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Saor Éire (IPA: [s̪ˠɯɾˠ eːɼə] / [s̪ˠiːɾˠ eːɼə]) (Irish, meaning Free Ireland) was an armed, radical Irish Republican organisation composed of Trotskyists and ex-IRA members. It took its name from a similar organisation of the 1930s.[1]

Formed in 1967, its leaders included Peter Graham and Maureen Keegan of the Young Socialists (originally the youth wing of the Irish Labour Party), Gerry Lawless of the Irish Workers Group, and Frank Keane, former Commandant of the Dublin Brigade of the IRA. Graham was a member of the United Secretariat of the Fourth International, and Keegan was active in Paris in May 1968. Saor Éire was intended as an urban guerrilla group. Its leaders believed that the working class was key to the armed struggle. Its sole political statement was the Saor Éire Manifesto published in May 1971 (printed by the Red Mole).

Between 1967 and 1970, Saor Éire carried out a number of bank robberies, the proceeds being used to purchase arms. The group provided arms, training and funding to Nationalists in Northern Ireland after the outbreak of the Troubles in 1969. A raid on two banks in Newry in County Down in March 1969 netted £22,000, the biggest single haul from a robbery in the country at the time. In February 1970 the group took over the village of Rathdrum in County Wicklow, stopping traffic and cutting phone lines, and robbed the local bank.[1]

On 3 April 1970, in the course of a bank robbery in Dublin, a police officer, Garda Richard Fallon, was shot and killed. He was the first member of the Irish security forces to die in the Troubles. Allegations of Irish Government connections with Saor Éire were made in the Dáil (Irish Parliament) immediately afterwards and over the following years.[2] Three men, Sean Morrissey, Patrick Francis Keane and Joseph Dillon were tried for the murder and were acquitted.[1]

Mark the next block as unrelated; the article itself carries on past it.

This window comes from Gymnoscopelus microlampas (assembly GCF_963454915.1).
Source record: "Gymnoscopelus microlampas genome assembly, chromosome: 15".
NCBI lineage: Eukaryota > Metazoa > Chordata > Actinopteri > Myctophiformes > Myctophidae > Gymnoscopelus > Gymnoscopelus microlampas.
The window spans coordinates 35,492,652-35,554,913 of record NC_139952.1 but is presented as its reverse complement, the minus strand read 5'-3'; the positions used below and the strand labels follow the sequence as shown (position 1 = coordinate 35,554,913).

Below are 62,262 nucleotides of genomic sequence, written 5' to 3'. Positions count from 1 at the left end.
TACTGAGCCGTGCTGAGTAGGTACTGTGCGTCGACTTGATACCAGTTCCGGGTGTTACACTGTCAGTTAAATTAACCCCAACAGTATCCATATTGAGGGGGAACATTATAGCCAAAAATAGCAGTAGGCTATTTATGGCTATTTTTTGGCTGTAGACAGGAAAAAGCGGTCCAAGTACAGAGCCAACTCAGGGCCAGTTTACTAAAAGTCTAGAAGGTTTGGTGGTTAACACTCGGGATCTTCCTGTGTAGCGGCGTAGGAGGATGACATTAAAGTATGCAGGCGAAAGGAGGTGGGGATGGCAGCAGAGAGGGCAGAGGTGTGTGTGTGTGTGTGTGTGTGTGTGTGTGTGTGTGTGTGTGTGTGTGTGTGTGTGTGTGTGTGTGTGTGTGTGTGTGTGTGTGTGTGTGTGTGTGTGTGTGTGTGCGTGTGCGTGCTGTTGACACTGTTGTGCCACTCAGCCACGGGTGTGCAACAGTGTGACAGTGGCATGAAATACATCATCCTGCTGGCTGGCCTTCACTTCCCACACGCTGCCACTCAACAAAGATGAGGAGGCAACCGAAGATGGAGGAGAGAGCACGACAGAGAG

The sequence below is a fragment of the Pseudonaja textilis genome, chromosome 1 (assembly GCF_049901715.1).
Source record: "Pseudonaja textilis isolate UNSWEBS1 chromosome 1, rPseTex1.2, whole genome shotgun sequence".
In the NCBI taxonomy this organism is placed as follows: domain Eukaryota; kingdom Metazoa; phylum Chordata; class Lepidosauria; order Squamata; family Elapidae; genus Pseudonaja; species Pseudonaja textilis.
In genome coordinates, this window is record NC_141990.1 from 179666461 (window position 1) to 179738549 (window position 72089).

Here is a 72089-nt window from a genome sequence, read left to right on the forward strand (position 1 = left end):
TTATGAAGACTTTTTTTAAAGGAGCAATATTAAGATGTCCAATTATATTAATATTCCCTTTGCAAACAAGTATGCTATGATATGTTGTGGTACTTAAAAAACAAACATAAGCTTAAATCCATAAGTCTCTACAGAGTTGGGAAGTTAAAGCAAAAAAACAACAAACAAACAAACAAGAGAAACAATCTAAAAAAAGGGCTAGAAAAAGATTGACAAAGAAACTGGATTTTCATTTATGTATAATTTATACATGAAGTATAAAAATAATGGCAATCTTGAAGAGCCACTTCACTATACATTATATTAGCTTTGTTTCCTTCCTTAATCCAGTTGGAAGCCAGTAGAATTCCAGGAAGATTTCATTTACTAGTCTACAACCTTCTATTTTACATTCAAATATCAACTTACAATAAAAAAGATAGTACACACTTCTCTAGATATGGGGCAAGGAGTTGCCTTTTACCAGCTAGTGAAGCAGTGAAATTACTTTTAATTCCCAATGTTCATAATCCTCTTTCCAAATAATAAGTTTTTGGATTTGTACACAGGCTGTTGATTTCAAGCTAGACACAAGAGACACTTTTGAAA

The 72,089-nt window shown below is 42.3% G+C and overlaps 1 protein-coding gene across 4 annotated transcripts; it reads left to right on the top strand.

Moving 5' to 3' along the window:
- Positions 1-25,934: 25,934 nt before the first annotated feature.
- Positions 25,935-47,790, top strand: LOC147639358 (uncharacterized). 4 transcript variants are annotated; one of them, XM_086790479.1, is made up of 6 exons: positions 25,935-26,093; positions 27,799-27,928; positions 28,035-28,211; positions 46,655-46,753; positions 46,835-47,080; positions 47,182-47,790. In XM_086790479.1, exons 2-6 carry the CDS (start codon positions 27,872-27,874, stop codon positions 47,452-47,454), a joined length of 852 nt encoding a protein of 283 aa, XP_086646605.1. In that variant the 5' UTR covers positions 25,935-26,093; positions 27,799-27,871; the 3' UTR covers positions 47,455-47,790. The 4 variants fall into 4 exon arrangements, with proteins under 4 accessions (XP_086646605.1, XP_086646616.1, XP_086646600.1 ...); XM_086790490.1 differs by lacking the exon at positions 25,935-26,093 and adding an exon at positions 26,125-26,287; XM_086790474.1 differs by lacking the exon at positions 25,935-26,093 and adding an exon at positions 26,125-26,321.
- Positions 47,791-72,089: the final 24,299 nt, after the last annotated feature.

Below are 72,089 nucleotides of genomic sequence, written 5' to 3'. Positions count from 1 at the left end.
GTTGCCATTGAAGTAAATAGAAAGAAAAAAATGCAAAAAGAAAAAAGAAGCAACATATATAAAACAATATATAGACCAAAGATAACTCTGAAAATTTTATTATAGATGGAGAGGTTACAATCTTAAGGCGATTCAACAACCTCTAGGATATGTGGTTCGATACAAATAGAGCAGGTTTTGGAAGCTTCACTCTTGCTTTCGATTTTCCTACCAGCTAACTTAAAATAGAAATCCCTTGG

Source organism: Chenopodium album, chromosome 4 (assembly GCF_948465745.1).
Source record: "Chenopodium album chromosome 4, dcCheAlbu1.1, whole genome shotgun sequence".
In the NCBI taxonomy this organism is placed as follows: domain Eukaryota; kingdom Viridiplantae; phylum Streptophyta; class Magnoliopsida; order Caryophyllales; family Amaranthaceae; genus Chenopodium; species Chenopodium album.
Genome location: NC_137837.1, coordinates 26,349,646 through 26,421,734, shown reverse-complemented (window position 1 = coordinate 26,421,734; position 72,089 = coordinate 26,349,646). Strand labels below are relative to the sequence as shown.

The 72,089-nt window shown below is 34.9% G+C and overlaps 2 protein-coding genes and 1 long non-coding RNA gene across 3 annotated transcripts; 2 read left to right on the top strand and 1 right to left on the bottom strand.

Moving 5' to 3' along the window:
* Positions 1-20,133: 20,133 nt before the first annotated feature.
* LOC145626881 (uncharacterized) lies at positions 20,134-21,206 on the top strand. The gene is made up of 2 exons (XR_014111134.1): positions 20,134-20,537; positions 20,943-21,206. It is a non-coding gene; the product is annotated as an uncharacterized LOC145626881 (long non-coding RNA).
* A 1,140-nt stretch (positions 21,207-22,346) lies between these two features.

Over thirty years after his death, the family of Garda Fallon accused the Irish Government of assisting members of Saor Éire in escaping after the murder.[1] Previously secret Irish Government files made available in 2006 confirmed the sighting of Jock Haughey, brother of the former Taoiseach Charles Haughey, in the company of a member of Saor Éire in London during the period before the Arms Trial.[2] The Irish Government has refused to hold a public inquiry into the matter and possible State collusion with members of the organisation.[2]

On 13 October 1970 Liam Walsh, a member of Saor Éire, died in a premature bomb explosion on a railway embankment in Dublin.

Peter Graham was assassinated in Dublin on 25 October 1971 in what was referred to at the time as an internecine dispute about a large sum of money. His killers were never brought to justice. Among the mourners at his funeral, along with leading Republicans and left-wingers, were Tariq Ali of the International Marxist Group and Charlie Bird, previously a member of the Young Socialists and later a news correspondent for RTÉ television. A photograph of the funeral shows Ali and Bird giving a clenched fist salute at the grave.[3]

Maureen Keegan died of cancer in 1972. By then many of the members believed that the organisation had been taken over by gangsters and was losing sight of its original objectives. Saor Éire prisoners in Portlaoise Prison issued a statement on 18 May 1973 announcing their resignation from the organisation because of the actions of 'undesirable elements'.

On the 10 June 1975, Larry White, a leading Saor Éire activist from Cork was shot several times on Mount Eden Road. He died of his injuries a short time later.[4] The Official IRA are widely believed to have been responsible for the killing with a number of members claiming that White had aided the INLA in shooting and injuring Sean Garland in Ballymun in March of that year.[5]

Saor Éire was officially disbanded in 1975.

In 1977, following the assassination of INLA/IRSP leader Seamus Costello, a newspaper said it had received a phonecall from a man alleging to be a spokesperson for the group. The caller stated that Saor Éire claimed responsibility for killing Costello although it is widely accepted that the Official IRA were responsible.[6]


  1. ^ a b c d Liz Walsh: The Final Beat, Gardaí Killed in the Line of Duty (Gill and Macmillan, Dublin. 2001).
  2. ^ a b c Irish Examiner, Reporter (April 18, 2009). "After 39 years, truth about death of brave garda must finally be told". Irish Examiner. Retrieved 6 July 2009.  
  3. ^ Ireland on Sunday, 1 October 2006
  4. ^
  5. ^ Hanley & Millar, pgs. 299-301
  6. ^ Hanley & Millar, 2009, The Lost Revolution:The story of the Official IRA and the Workersp Party,Penguin Publishing, Ireland, ISBN 978-1-844-88120-8

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